Every weekend, hundreds of students from Suites and Roble to Stern and Wilbur trek to the Row. Problem sets and labs cast out of sight, their pace quickens as the thumping of music grows louder ahead. Many of these students are headed to a party at one of Stanford’s housed fraternities. Housed fraternities provide valuable social outlets for the Stanford community however, as highlighted in a recent *Stanford Daily *op-ed calling for the removal of housed Greek life, housed fraternities also present serious problems. Issues ranging from a lack of socioeconomic diversity to sexual assault to alcohol abuse and hazing plague the Greek community and serious reform is needed. However, eliminating housed fraternities, sororities, and their massive parties is not the solution to these severe problems because this policy misconstrues many of the costs and benefits of housed Greek life.
Many proponents of removing dedicated Greek housing at least implicitly ask a valid question: why should Stanford grant some of the best university-owned houses on campus exclusively to Greek organizations, depriving nonmembers of the chance to live in this housing? Other students can draw into residences such as Xanadu and La Casa Italiana, but only Greek students are guaranteed this prime real estate. This effective monopoly on prime housing takes residential selection from the Draw’s randomized hands and places it into the outstretched hands of Rush Chairs and recruitment parties. Lines of argument such as these have considerable merit yet they are still outweighed by the merits of maintaining a Greek monopoly on certain university-owned residences.
Although Greek life does provide many benefits exclusively for members, the benefits to non-members are considerable. For example, housed fraternities provide frequent and large parties that are often open to the rest of the Stanford community. Stanford’s “partying population” is frequently concentrated within a couple houses that are pretty close to each other. This is a good thing. A few highly concentrated parties are easier to monitor and regulate than several small ones. Stanford can focus emergency personnel, services such as 5-SURE, and other monitoring mechanisms in a few places that will cover a large percentage of the partying student body. Without these central party hubs, students would likely disperse across campus and Stanford would pay the price in a decline in safety due to increased monitoring costs. It is better to have a few police cars patrol a small geographic area than to have the same police cars spread across campus forced to police several small parties at once. Some of the problems associated with Greek life, such as alcohol abuse and sexual assault, would likely become worse if Greeks lost their special housing due to a lack of supervision and geographic dispersion. Stanford students like to party and putting them in a couple close places makes more sense than spreading them out.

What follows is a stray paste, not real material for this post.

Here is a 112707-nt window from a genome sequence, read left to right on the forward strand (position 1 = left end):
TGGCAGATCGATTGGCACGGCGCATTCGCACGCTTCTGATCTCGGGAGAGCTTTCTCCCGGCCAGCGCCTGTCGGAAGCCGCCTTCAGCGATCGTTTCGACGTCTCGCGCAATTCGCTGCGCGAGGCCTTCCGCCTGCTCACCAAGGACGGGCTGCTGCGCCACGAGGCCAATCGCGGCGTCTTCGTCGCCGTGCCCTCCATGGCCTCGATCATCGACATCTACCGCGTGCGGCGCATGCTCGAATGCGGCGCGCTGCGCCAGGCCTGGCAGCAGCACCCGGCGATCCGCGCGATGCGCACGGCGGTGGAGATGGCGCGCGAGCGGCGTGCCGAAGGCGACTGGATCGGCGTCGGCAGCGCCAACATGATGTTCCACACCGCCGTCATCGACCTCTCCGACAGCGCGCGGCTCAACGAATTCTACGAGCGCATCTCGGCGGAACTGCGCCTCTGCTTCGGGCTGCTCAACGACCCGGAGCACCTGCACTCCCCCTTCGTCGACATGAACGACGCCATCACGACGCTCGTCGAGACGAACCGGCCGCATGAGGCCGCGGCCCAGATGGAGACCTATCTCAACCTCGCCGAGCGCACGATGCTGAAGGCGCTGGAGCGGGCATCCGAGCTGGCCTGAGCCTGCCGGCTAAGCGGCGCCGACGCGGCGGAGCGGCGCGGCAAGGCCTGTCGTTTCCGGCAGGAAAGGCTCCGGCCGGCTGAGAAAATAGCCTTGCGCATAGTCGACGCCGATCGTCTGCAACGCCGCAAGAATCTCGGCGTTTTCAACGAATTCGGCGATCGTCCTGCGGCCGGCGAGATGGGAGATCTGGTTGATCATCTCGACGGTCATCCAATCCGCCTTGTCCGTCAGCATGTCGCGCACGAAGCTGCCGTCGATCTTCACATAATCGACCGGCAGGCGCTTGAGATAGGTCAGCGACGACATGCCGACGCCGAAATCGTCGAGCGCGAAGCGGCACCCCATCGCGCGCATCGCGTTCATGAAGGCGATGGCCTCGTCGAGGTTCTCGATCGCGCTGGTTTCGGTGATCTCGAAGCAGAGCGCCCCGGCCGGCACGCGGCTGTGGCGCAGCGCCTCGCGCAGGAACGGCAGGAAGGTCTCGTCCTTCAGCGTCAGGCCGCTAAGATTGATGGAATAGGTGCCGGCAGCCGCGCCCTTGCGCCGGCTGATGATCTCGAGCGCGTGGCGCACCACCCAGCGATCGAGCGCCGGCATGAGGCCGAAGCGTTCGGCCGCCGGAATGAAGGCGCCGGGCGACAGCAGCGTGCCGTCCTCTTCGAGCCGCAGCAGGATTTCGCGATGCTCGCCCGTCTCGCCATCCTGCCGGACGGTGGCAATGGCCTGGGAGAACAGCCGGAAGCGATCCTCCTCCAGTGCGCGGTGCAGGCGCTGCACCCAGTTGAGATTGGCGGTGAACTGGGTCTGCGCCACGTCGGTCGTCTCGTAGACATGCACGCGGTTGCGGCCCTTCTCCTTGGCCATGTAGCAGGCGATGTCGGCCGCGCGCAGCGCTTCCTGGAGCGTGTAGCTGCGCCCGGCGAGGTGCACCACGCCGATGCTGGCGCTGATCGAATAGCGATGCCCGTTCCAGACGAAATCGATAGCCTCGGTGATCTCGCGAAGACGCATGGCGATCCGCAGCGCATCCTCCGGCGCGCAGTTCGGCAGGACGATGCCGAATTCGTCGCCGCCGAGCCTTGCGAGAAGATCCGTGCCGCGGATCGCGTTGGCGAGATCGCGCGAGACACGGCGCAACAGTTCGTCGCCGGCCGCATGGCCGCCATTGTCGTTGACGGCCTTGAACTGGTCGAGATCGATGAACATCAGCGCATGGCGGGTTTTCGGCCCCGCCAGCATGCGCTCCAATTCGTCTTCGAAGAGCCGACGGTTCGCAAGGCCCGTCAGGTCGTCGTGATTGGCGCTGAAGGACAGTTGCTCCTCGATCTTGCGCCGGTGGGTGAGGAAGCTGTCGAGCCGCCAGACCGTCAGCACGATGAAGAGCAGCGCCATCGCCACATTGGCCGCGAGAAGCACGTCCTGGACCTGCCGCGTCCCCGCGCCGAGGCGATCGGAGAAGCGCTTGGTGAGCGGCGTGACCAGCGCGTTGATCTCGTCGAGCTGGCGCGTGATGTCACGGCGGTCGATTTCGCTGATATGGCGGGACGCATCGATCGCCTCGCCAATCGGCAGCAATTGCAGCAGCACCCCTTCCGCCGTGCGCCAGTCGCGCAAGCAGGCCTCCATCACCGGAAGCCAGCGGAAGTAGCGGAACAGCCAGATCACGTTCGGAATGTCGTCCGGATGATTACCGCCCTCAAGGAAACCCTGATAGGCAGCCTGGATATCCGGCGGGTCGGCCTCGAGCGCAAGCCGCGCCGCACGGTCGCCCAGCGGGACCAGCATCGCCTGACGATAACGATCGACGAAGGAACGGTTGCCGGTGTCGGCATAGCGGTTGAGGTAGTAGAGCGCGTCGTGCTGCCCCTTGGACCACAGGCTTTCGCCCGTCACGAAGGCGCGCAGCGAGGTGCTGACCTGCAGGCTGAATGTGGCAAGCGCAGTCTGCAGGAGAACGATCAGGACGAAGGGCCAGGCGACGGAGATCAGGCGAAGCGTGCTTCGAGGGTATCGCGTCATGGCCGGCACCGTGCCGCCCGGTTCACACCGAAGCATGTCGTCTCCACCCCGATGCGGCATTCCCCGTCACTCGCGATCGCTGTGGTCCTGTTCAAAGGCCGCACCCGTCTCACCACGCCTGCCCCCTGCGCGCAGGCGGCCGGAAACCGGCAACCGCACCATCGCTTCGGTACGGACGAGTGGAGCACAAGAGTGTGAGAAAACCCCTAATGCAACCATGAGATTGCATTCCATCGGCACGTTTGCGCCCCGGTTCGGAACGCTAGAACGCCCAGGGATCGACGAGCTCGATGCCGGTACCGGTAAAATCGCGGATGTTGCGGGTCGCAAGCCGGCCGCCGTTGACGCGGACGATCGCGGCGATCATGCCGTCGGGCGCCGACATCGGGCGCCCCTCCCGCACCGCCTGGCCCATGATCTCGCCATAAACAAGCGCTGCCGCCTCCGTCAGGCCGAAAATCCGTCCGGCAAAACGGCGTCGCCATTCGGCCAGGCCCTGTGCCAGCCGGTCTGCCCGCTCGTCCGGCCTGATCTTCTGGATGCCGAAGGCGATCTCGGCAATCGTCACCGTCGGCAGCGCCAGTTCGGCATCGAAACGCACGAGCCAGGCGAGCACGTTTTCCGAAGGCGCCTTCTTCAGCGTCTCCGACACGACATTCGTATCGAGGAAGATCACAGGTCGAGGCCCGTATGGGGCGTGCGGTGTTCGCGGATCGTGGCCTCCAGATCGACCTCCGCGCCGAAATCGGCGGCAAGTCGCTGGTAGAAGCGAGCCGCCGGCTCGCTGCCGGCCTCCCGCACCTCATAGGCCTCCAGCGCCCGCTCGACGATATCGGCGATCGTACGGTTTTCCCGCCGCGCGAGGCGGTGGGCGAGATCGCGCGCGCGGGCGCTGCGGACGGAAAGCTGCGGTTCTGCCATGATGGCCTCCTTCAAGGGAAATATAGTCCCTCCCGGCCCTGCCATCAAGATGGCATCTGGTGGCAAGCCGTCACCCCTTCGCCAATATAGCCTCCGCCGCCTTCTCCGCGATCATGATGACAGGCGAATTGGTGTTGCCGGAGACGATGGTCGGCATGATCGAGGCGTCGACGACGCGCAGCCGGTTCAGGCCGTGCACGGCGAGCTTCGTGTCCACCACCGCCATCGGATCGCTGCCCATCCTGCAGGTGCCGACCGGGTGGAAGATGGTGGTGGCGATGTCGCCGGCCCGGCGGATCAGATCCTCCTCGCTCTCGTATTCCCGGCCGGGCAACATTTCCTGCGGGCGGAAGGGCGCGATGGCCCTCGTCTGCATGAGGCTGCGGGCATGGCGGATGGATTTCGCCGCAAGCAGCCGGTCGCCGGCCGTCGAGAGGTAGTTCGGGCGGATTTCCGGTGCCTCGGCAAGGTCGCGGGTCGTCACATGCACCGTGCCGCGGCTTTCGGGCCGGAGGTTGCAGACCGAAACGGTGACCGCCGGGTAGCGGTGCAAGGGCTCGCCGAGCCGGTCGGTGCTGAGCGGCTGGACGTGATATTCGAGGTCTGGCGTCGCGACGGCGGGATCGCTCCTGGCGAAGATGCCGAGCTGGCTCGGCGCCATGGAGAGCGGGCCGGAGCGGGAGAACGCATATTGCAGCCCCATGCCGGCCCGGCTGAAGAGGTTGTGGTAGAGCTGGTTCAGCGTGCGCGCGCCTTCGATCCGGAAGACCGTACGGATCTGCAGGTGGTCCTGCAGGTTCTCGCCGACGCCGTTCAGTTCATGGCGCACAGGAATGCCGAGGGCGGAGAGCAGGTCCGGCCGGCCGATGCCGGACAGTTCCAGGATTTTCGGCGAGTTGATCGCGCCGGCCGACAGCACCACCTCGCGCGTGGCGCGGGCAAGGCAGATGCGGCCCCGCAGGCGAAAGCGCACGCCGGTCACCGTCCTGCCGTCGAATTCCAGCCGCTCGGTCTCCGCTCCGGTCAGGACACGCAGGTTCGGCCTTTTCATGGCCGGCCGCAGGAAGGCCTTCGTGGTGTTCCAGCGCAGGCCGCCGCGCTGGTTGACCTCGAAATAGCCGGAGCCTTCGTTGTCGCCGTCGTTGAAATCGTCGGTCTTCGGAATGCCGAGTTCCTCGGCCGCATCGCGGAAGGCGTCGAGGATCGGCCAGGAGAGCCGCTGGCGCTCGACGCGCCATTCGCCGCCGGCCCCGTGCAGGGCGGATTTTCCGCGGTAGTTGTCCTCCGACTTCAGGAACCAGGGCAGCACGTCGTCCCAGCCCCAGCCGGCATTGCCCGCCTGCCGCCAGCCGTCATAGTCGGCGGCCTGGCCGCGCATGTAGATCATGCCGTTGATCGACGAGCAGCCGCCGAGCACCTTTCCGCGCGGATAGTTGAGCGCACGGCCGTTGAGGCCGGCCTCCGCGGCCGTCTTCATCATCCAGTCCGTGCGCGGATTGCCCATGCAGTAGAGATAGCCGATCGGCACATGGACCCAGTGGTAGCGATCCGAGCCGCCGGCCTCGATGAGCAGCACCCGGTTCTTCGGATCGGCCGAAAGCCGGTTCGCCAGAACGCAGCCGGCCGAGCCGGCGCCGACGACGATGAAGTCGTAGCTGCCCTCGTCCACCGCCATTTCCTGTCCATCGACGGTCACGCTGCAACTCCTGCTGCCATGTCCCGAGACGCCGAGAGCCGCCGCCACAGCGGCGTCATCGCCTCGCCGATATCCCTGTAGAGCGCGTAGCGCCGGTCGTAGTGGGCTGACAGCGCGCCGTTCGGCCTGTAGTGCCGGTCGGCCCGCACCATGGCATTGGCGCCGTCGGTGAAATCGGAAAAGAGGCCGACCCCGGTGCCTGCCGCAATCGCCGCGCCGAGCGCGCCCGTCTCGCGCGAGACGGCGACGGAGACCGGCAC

A proponent of removing Greek housing may agree that concentrated large parties are preferable to other alternatives but claim that new occupants of current Greek houses could fill in the gap. In other words, they may claim fraternities are easy replaceable as a supplier of large parties.
This type of claim misses a critical point: fraternities’ ability to attract large crowds for frequent parties is not grounded solely in housing. Instead, factors such as reputation and status, an organization’s willingness to have frequent events, and the effort needed to throw a big party are all essential for attracting these large crowds. Fraternities attract large crowds in part because traditionally fraternities have been a good place to party. A fraternity that builds a reputation for throwing good parties will likely help centralize parties by attracting more people. Status and reputation are essential magnets —students naturally want to party at the “hottest and best” places— and they take a long time to cultivate. If another organization were to take over a Greek house, then these reputational magnets would probably weaken or disappear altogether. Additionally, fraternities create cultures that encourage members to promote, supply, and work parties. It is unlikely that another organization could promote this same ethos to the same degree.
These efforts help scale up and concentrate parties. It is also important to make the following point explicitly: non-Greek students do not have access to Greek housing yet they do not have to put in the same work and pay the same dues for all campus parties as Greek students. It is harder to enter the “market for throwing all campus parties” than one may think and housed Greek organizations may not be so substitutable after all.
This defense of Greek housing is not a defense of the status quo. First, sororities are not allowed to have large parties. Using the logic in this article, one may incorrectly argue that housed sororities should then be removed. However, the correct remedy to this imbalance is to remove the ban on sorority parties, not remove housed sororities. If a sorority chooses to host an all-campus party, it should be allowed to do so. Second, Greek organizations should of course be forced to self regulate and subjected to external regulations. There are no excuses for sexual assault and alcohol abuse and Stanford should crack down vigorously on these problems.
While there are serious problems within the Greek community, the solution is not to remove Greek housing. If Stanford regulates Greek life and allows sororities to have parties, then it can mitigate serious problems within the community while preserving its benefits. Reform Greek life, don’t evict it.